2019 BMW M340i - Not Quite an M3

 

But it’s not far off, this new M340i. BMW has been missing a trick for the past few years with no direct foil to the AMG 43 cars or the S4/5 from Audi, and so the new 3 Series model line will include an M3-lite in the form of the M340i Xdrive.

Words: Kyle Cassidy   |   Photos Tom Gasnier
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These M Performance models bridge the gap in the line-up between the regular range and the all-out M cars, in this case the 330i MSport and the yet-to-be-released M3. For the 340i, they have fettled the 3.0-litre straight six turbo, now with an aluminium block and head design and a new blower set-up.

This still consists of a big single turbo, but it has a lighter, lower inertia impeller and the turbo itself is now cast as one with the steel exhaust manifold, both of which help get the boost ramped up more quickly.

The straight six engine wails good even if the sound is digitally enhanced, and the fettled eight-speed auto is quick with the changes.

There’s an upgraded fuel injection system and they’ve also improved the engine’s ability to spin, or ‘over-rev’ as they call it, with a redline of 7000rpm. To aid emissions, there’s a more efficient electrically controlled wastegate, and BMW reckons it’ll return 7.5L/100km overall.

Output now tops out at 275kW with the help of 500Nm. Like the intended competition, there is all-wheel drive via BMW’s variable xDrive system and with a tuned version of the eight-speed Sport auto (optimised hydraulic control) and help from a launch programme, BMW says it’ll reel off the 0-100km/h sprint in 4.4sec.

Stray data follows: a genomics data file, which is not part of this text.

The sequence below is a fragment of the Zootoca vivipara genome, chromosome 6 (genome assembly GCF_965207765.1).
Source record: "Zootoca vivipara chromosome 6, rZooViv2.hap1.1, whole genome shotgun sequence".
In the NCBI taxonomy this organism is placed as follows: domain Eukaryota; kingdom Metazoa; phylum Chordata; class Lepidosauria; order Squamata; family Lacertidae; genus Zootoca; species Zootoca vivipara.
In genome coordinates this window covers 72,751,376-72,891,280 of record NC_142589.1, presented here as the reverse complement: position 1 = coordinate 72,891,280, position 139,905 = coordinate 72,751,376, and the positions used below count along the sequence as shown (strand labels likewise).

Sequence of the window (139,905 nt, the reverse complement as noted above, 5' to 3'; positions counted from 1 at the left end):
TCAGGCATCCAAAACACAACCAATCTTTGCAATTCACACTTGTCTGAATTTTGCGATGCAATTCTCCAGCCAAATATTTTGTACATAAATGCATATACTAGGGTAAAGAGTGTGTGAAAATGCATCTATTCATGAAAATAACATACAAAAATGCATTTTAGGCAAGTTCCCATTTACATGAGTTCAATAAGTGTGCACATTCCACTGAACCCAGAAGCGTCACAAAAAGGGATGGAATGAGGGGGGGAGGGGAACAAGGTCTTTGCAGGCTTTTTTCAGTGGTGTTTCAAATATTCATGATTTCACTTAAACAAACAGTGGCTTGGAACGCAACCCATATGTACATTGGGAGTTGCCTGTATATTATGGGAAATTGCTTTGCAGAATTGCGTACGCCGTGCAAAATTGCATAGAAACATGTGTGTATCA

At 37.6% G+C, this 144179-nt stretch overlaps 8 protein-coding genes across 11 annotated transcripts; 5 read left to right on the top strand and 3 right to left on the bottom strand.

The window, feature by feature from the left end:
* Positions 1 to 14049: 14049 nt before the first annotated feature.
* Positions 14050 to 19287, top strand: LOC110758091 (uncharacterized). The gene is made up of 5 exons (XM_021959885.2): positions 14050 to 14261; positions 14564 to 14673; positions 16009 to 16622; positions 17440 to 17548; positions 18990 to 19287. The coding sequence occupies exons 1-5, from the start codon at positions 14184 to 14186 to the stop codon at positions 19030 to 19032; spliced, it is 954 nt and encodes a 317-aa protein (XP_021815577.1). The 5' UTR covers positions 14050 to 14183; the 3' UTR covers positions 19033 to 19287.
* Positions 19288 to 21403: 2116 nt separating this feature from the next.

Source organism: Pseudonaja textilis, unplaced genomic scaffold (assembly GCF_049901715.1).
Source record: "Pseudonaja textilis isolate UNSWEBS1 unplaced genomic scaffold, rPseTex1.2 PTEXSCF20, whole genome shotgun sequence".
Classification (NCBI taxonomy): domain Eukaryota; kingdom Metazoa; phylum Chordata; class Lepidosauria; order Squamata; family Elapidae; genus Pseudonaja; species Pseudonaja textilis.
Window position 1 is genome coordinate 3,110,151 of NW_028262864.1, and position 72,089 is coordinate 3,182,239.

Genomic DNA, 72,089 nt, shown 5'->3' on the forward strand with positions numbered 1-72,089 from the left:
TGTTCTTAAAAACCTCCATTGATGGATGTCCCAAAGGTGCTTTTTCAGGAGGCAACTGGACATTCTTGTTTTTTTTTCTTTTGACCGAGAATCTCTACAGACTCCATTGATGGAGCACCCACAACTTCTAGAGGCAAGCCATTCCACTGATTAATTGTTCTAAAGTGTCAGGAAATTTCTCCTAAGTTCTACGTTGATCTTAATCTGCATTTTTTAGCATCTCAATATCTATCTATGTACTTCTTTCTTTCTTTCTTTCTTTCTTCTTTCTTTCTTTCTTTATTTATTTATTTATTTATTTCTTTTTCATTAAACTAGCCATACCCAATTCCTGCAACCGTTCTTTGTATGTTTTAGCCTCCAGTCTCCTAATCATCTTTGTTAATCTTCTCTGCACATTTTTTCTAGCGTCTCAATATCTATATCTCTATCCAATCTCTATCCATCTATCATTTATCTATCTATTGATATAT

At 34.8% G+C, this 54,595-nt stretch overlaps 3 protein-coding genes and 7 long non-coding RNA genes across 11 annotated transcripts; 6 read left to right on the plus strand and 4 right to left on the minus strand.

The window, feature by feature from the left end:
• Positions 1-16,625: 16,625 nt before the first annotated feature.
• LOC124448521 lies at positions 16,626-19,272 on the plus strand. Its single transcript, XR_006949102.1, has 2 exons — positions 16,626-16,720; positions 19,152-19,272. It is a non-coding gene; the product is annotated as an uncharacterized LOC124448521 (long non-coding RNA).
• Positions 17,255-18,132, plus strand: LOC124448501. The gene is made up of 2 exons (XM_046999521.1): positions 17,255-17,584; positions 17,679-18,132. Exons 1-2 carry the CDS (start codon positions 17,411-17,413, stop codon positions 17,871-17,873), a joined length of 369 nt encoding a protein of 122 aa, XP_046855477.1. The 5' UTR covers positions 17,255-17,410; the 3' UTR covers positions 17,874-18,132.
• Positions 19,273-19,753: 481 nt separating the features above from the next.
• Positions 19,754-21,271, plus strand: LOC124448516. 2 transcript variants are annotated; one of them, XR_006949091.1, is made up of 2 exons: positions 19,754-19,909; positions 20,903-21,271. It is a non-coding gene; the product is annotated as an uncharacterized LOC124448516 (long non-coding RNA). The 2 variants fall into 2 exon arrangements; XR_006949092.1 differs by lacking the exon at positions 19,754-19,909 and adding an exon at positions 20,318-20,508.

Other M bits for this vehicle include variable dampers, bigger brakes (348mm rotors and four-pot calipers on the front) and the M locking diff.


We sampled this briefly with a few hot and hasty laps of the undulating Portimao Circuit with its mix of bends from fast and flowing to tight and gnarly with plenty of elevation changes and blind corners. It’s challenging, to say the least, but a good playground to show off the traction and stability of the new car.

The straight six engine wails good even if the sound is digitally enhanced, and the fettled eight-speed auto is quick with the changes. We were led around the roller coaster of a course by a BMW factory driver in an M2 Competition and the tractive ability of the xDrive system working in unison with the rear diff at least helped us keep pace.

Well sort of, he’s clearly faster but the occasional wag of the M2’s tail says it’s working pretty hard out of the corners while we’re able to tread more forcefully on the gas.

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Too much throttle haste on the exit could induce a whiff of power-on understeer in the tight bends, just enough for the ESP to get excited. We would have liked to be in ESP Sport but that was verboten.

It’s around the fast sweepers and particularly onto the front straight where the AWD and rear diff work so well together.

They glue the car to the track, and even with the power on the nose is kept from slipping wide. It’s very stable and doesn’t feel unbalanced by the six cylinder, or overly weighty.

It’s fast enough too, pulling 230km/h along the short front straight, but more impressive was the 150km/h through the scary downhill right-hand turn onto the main straight, working the left front tyre hard and also the wrists with the steering loaded right up.

In fact most of the bends were hard work, none of them easily mastered but it was all made a little safer and simpler by the talented M340i.

Expect it here midway through 2019.

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